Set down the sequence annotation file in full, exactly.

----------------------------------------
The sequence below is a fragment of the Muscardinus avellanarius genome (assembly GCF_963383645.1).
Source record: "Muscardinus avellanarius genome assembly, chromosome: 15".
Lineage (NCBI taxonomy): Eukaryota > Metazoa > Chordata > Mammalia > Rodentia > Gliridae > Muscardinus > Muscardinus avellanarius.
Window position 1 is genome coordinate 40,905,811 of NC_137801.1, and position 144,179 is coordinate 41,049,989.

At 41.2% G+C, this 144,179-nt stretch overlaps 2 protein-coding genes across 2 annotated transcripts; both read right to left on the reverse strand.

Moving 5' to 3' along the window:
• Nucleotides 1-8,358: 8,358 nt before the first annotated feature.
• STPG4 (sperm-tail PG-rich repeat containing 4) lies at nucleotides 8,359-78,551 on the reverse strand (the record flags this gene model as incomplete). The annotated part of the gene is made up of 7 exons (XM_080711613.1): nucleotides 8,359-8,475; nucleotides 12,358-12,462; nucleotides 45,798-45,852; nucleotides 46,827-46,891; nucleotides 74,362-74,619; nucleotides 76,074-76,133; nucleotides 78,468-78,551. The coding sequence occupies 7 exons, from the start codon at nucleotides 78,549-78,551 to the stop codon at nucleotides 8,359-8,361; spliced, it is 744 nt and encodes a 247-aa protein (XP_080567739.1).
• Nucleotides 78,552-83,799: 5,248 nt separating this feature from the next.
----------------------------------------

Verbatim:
The sequence below is a fragment of the Muscardinus avellanarius genome (assembly GCF_963383645.1).
Source record: "Muscardinus avellanarius genome assembly, chromosome: 15".
Lineage (NCBI taxonomy): Eukaryota > Metazoa > Chordata > Mammalia > Rodentia > Gliridae > Muscardinus > Muscardinus avellanarius.
Window position 1 is genome coordinate 40,905,811 of NC_137801.1, and position 144,179 is coordinate 41,049,989.

At 41.2% G+C, this 144,179-nt stretch overlaps 2 protein-coding genes across 2 annotated transcripts; both read right to left on the reverse strand.

Moving 5' to 3' along the window:
• Nucleotides 1-8,358: 8,358 nt before the first annotated feature.
• STPG4 (sperm-tail PG-rich repeat containing 4) lies at nucleotides 8,359-78,551 on the reverse strand (the record flags this gene model as incomplete). The annotated part of the gene is made up of 7 exons (XM_080711613.1): nucleotides 8,359-8,475; nucleotides 12,358-12,462; nucleotides 45,798-45,852; nucleotides 46,827-46,891; nucleotides 74,362-74,619; nucleotides 76,074-76,133; nucleotides 78,468-78,551. The coding sequence occupies 7 exons, from the start codon at nucleotides 78,549-78,551 to the stop codon at nucleotides 8,359-8,361; spliced, it is 744 nt and encodes a 247-aa protein (XP_080567739.1).
• Nucleotides 78,552-83,799: 5,248 nt separating this feature from the next.